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Water treatment plant name honours Steve Carroll

By Ross Lees
Former County employee, the late Steve Carroll, will receive recognition he so richly deserves.
A report presented to the committee of the whole Thursday afternoon by chief administrative officer Dick Shannon recommends that Picton’s new waste water treatment facility be dedicated as the “M. Steven Carroll Treatment Facility – Picton Waste Water Treatment Plant” at official opening
ceremonies in the spring.
Shannon pointed out in his report that Carroll had worked from virtually the beginning of the project well into its construction before he retired even though he was eligible for retirement early on the project’s development. Even after his retirement, he continued to follow the construction of the
plant.
Carroll had worked as commissioner of public works and as county engineer for more than 25 years, Shannon said, adding “he was totally dedicated to the municipality.”
“In my opinion, the commissioning of this new waste water treatment facility is a study of perseverance and determination and is a hallmark of the late commissioner’s career of public service. I cannot advocate strongly enough that the new facility should bear his name in recognition of his service to the County and specifically to this much-needed project.”
Both councillors Kevin Gale and Bev Campbell complimented Shannon on his proposal.
Gale said it was a fitting proposal.  Campbell added she “can’t think of a better way to honour Steve. Steve facilitated that process, was part of the exhaustive analysis of the options and ultimately produced an excellent project. It is largely because of Steve we got where we are.”
Carroll died Oct. 17, 2010 after a brief illness. He is the husband of Linda and father of  Matt and his wife Laura of Stouffville and Joe and his wife Victoria of Picton.

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  1. Brian says:

    I completly agree with Debra. I wish with hopeful wishes that a facility such as a waste treatment facilty not be named after any particular person as this is a dishonar to to thier service, even if they were the driving force.

    Steve Carroll was so much more and should be remembered as such. He touched many generations, with the commmunity as well as personal.

    Steve needs to be remembered as the “vision” of the County that he was, as well as the mentor, friend and leader that many knew him to be.

  2. Maggie Haylock says:

    What was intended as a public tribute to the dedication of a former county employee should not be tainted by criticism. It’s impossible to name a park, building, or nature trail for every individual who has admirably served the town and county, either in a paid position or as a volunteer. If a policy regarding such action is needed as a future guideline for council, it should not be proposed on the heels of a suggestion to honour a particular individual. If members of Mr. Carroll’s family are following this dialogue it has to be hurtful and embarrassing for them. It could certainly diminish their pride and pleasure in what was intended as a gesture of recognition for a man who is remembered with respect by his former employers.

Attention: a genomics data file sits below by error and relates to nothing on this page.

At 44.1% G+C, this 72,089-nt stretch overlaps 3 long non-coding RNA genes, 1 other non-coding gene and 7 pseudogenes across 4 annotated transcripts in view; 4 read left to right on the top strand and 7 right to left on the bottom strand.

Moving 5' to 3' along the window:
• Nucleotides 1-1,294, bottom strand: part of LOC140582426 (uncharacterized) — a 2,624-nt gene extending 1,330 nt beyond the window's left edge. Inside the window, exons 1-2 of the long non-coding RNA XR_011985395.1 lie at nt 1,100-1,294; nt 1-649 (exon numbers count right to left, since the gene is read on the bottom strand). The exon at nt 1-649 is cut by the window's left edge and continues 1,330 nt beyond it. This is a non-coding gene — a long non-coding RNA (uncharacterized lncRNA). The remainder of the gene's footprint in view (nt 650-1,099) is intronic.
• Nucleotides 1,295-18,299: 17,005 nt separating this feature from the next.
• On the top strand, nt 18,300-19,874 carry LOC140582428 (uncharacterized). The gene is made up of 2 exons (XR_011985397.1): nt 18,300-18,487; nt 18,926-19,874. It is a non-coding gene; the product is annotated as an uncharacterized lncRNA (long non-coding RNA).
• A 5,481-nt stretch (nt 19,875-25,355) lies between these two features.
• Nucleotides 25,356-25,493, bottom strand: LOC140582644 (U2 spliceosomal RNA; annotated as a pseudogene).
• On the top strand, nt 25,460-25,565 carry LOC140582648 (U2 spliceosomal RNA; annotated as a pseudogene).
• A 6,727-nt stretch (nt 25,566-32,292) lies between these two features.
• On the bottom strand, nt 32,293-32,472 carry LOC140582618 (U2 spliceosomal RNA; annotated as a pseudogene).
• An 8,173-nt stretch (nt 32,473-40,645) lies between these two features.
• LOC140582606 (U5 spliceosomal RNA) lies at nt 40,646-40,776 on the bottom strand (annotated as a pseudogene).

3. Gary Mooney says:

    Re Debra’s comment, taxpayers of PEC do not pay for the plant. It is only wastewater ratepayers in Picton and Wellington who pay for it.

  4. Doris Lane says:

    Not a good idea–would you want a sewage plant named after you??????
    Lets just stick with PEC Waste water plant

  5. Debra says:

    Meaning no disrespect to Mr. Carroll, I find it very curious that council in the past would negate any idea of naming a park after a long term councillor and youth advocate who had spent just as many years serving the community, yet would consider naming a treatment facility after an employee who was paid well for doing his job which included the water treatment plant.

    Active community personalities like Donald King served our community in council positions including Mayor, as well as volunteer positons, yet no one has rushed to the forefront to honour him. And what of Ron Everall who championed the youth initiatives in this community, serving as councillor and volunteer for years. Councillor Campbell was not in favour of any recognition for him. Neither of these men received substantial salaries to do this work.

    Moving to the private sector, Jack Ward, ex county engineer, philanthropist and community champion. Jack and his wife Ruby’s benevolence certainly warrants recognition.

    I beleive the water treatment plant should be called Prince Edward County Water Treatment Plant. That way it honours all of those who are paying for it and those who took an active interest in attempting to control the costs of design.

    According to Councillor Gayle we had to host a hospitality suite at ROMA conference in honor of Mr. Carroll. Is that not sufficient.

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